Less Conventional Sainthood

"There is not, of course, any such thing as a normal kind of saint. A saint is just a human being released from the love of self, and enslaved by the love of God. Any kind of human being will do for that, and the less conventional he is the better." - Evelyn Underhill

Have you ever heard of J. J. Abrams' mystery box?

The famous director and producer gave a TED Talk back in 2007 where he spoke about a box he purchased as a child. The box promised $50 worth of magic for $15. Abrams tells his audience that he never had the heart to open the box because it "represented infinite potential." Abrams makes a claim that a "mystery box" can often be more engaging in narrative than the reveal itself. Fans of his work, like shows Felicity, Alias, and LOST are likely familiar with the concept in action. Maybe you caught his latest work in the newest Star Wars franchise.

The "mystery box" concept has received a lot of negative push-back from fans and critiques from specialists. Even a true Abrams fan has likely had a few moments of disappointment when the box opened and what was inside really was $15, or less, of magic. The "mystery box" sets itself up for defeat by going against the old adage "under promise, over deliver."

The text for All Saints Day gives us a mystery box (except its not). 1 John 3:2 says "we are God's children now; what we will be has not yet been revealed." (emphasize mine, obviously)

This is one of the lines in the New Testament that grabs at my imagination. Most of them are contained in what we call the Johannine literature: the Gospel of John, the John epistles, and Revelation.

We hear one of them in our other reading for All Saints Day from Revelation:

Then one of the elders addressed me, saying, "Who are these, robed in white, and where have they come from?" I said to him, "Sir, you are the one that knows." Then he said to me, "These are they who have come out of the great ordeal; they have washed their robes and made them white in the blood of the Lamb. "For this reason they are before the throne of God, and worship him day and night within his temple, and the one who is seated on the throne will shelter them. They will hunger no more, and thirst no more;the sun will not strike them, nor any scorching heat; for the Lamb at the center of the throne will be their shepherd,and he will guide them to springs of the water of life, and God will wipe away every tear from their eyes."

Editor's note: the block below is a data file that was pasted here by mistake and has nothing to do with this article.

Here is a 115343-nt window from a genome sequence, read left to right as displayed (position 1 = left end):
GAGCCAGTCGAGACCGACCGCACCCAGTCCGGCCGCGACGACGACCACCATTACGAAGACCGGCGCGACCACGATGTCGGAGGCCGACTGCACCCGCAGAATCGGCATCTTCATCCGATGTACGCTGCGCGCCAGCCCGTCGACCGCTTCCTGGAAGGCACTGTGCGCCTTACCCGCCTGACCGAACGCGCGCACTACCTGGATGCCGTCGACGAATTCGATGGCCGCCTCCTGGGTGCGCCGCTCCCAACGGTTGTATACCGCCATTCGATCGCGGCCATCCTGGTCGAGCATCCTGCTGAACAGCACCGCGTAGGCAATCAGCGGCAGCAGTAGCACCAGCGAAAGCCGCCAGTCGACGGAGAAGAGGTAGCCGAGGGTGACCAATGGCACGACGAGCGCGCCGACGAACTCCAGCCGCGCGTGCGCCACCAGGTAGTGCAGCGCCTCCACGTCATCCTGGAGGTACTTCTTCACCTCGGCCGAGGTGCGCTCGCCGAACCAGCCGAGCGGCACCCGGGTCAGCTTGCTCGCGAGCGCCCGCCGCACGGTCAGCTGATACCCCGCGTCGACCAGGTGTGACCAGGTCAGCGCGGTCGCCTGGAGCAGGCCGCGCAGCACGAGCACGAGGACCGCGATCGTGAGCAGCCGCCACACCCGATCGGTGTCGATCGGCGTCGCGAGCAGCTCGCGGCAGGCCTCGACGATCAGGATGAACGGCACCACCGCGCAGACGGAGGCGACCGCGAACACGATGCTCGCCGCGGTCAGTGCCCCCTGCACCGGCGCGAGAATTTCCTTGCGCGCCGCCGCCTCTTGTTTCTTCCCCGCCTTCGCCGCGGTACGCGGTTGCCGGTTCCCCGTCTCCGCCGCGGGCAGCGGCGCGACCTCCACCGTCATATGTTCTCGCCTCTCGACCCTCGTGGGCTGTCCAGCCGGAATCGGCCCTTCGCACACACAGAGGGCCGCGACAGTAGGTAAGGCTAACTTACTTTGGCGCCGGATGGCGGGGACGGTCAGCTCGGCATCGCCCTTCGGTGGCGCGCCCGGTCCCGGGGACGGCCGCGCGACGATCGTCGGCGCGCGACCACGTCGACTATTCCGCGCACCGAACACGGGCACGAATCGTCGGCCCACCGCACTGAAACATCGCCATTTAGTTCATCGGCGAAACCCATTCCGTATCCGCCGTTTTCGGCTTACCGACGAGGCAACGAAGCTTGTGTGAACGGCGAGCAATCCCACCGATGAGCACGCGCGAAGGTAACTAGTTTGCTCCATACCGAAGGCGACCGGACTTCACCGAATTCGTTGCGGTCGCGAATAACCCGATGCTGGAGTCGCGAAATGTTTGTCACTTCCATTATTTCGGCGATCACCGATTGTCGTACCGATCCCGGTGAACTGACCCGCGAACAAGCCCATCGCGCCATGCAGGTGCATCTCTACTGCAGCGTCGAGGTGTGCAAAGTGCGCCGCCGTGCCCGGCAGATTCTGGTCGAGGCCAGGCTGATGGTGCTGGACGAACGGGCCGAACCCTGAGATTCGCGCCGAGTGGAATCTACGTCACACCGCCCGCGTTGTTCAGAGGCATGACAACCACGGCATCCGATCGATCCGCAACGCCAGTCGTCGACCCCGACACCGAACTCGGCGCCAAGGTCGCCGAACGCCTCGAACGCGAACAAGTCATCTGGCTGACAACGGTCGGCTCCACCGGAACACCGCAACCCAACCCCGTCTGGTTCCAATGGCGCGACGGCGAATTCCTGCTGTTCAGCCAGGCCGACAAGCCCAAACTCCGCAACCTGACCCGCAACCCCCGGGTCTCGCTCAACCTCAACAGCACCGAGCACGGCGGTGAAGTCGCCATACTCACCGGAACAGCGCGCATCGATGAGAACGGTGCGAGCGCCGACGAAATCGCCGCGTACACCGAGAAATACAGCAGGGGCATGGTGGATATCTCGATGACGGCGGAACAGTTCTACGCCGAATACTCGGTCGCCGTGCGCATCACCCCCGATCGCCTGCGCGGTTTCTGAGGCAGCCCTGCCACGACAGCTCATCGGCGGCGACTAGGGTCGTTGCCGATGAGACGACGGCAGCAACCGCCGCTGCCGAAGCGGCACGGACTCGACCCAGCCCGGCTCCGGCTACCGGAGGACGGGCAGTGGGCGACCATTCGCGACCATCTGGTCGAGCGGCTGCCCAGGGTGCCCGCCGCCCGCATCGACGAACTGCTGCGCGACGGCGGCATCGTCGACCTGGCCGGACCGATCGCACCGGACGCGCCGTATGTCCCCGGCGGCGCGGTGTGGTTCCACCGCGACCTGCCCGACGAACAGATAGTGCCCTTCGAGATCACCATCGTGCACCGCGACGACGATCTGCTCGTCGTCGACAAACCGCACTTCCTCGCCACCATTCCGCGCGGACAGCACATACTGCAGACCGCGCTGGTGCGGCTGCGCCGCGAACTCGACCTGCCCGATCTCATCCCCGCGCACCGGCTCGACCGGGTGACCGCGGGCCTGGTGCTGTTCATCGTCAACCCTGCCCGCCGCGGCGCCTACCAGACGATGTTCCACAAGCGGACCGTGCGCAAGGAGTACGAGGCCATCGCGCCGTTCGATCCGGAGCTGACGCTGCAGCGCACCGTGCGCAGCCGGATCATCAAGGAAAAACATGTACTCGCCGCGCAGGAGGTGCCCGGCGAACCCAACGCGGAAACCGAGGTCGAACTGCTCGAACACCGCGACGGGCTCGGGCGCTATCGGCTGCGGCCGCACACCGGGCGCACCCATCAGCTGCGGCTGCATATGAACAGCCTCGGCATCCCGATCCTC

And then there is my personal favorite passage in the Bible:

Then I saw a new heaven and a new earth; for the first heaven and the first earth had passed away, and the sea was no more. And I saw the holy city, the new Jerusalem, coming down out of heaven from God, prepared as a bride adorned for her husband. And I heard a loud voice from the throne saying,
“See, the home of God is among mortals. He will dwell with them; they will be his peoples, and God himself will be with them; he will wipe every tear from their eyes. Death will be no more; mourning and crying and pain will be no more, for the first things have passed away.”
And the one who was seated on the throne said, “See, I am making all things new.” John 21

What does this have to do with All Saints Day? The Johannine literature isn't giving us a mystery box. These scriptures aren't over-promising and under-delivering, nor are they under-promising and over-delivering. The thing promised and the thing received are both infinitely unimaginable because what is promised is Jesus. What's promised is of infinite worth, and it is freely given: God's own life for us and in us.

When the one seated on the throne promises to us: "See, I am making all things new" that includes you. You are being made new: in the water of life in Baptism, in the food and drink of the coming age that is the Holy Eucharist, in abiding in him and conforming to him and emptying your will for God's will, and in infinitely more ineffable ways we cannot comprehend.

Anglo-Catholic mystic and writer Evelyn Underhill wrote, "There is not, of course, any such thing as a normal kind of saint. A saint is just a human being released from the love of self, and enslaved by the love of God. Any kind of human being will do for that, and the less conventional he is the better."

What could be more engaging than being enraptured by the boundless wonder of God's love?

We're invited to let go, in the language of John, of darkness, of the world, of ourselves, and lose ourselves in endless light and love.

What do you think of the mystery box? Leave a comment and let me know. I'd also love to see your favorite passages from the Bible, and what All Saints Day means to you.

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